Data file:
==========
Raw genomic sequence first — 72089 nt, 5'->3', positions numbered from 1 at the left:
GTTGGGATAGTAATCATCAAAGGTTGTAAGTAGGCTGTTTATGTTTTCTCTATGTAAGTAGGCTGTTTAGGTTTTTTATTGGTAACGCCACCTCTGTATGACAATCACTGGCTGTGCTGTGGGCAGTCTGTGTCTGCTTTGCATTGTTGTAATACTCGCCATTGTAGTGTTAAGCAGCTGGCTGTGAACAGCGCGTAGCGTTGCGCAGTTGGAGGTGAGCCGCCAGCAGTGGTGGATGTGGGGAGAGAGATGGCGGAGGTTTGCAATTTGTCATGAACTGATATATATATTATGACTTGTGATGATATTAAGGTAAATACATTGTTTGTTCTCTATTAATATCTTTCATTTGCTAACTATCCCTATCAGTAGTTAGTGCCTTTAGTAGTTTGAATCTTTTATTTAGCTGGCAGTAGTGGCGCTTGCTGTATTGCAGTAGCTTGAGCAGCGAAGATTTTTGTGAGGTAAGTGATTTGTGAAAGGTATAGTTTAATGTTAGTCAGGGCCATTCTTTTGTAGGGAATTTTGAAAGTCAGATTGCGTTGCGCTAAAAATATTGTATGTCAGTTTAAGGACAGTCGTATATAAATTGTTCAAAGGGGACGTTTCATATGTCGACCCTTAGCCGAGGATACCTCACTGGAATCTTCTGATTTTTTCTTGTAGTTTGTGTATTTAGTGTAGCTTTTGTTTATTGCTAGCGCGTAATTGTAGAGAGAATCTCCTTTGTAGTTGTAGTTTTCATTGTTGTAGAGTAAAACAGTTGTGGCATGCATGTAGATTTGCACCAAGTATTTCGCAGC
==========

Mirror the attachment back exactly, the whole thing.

Raw genomic sequence first — 72089 nt, 5'->3', positions numbered from 1 at the left:
GTTGGGATAGTAATCATCAAAGGTTGTAAGTAGGCTGTTTATGTTTTCTCTATGTAAGTAGGCTGTTTAGGTTTTTTATTGGTAACGCCACCTCTGTATGACAATCACTGGCTGTGCTGTGGGCAGTCTGTGTCTGCTTTGCATTGTTGTAATACTCGCCATTGTAGTGTTAAGCAGCTGGCTGTGAACAGCGCGTAGCGTTGCGCAGTTGGAGGTGAGCCGCCAGCAGTGGTGGATGTGGGGAGAGAGATGGCGGAGGTTTGCAATTTGTCATGAACTGATATATATATTATGACTTGTGATGATATTAAGGTAAATACATTGTTTGTTCTCTATTAATATCTTTCATTTGCTAACTATCCCTATCAGTAGTTAGTGCCTTTAGTAGTTTGAATCTTTTATTTAGCTGGCAGTAGTGGCGCTTGCTGTATTGCAGTAGCTTGAGCAGCGAAGATTTTTGTGAGGTAAGTGATTTGTGAAAGGTATAGTTTAATGTTAGTCAGGGCCATTCTTTTGTAGGGAATTTTGAAAGTCAGATTGCGTTGCGCTAAAAATATTGTATGTCAGTTTAAGGACAGTCGTATATAAATTGTTCAAAGGGGACGTTTCATATGTCGACCCTTAGCCGAGGATACCTCACTGGAATCTTCTGATTTTTTCTTGTAGTTTGTGTATTTAGTGTAGCTTTTGTTTATTGCTAGCGCGTAATTGTAGAGAGAATCTCCTTTGTAGTTGTAGTTTTCATTGTTGTAGAGTAAAACAGTTGTGGCATGCATGTAGATTTGCACCAAGTATTTCGCAGC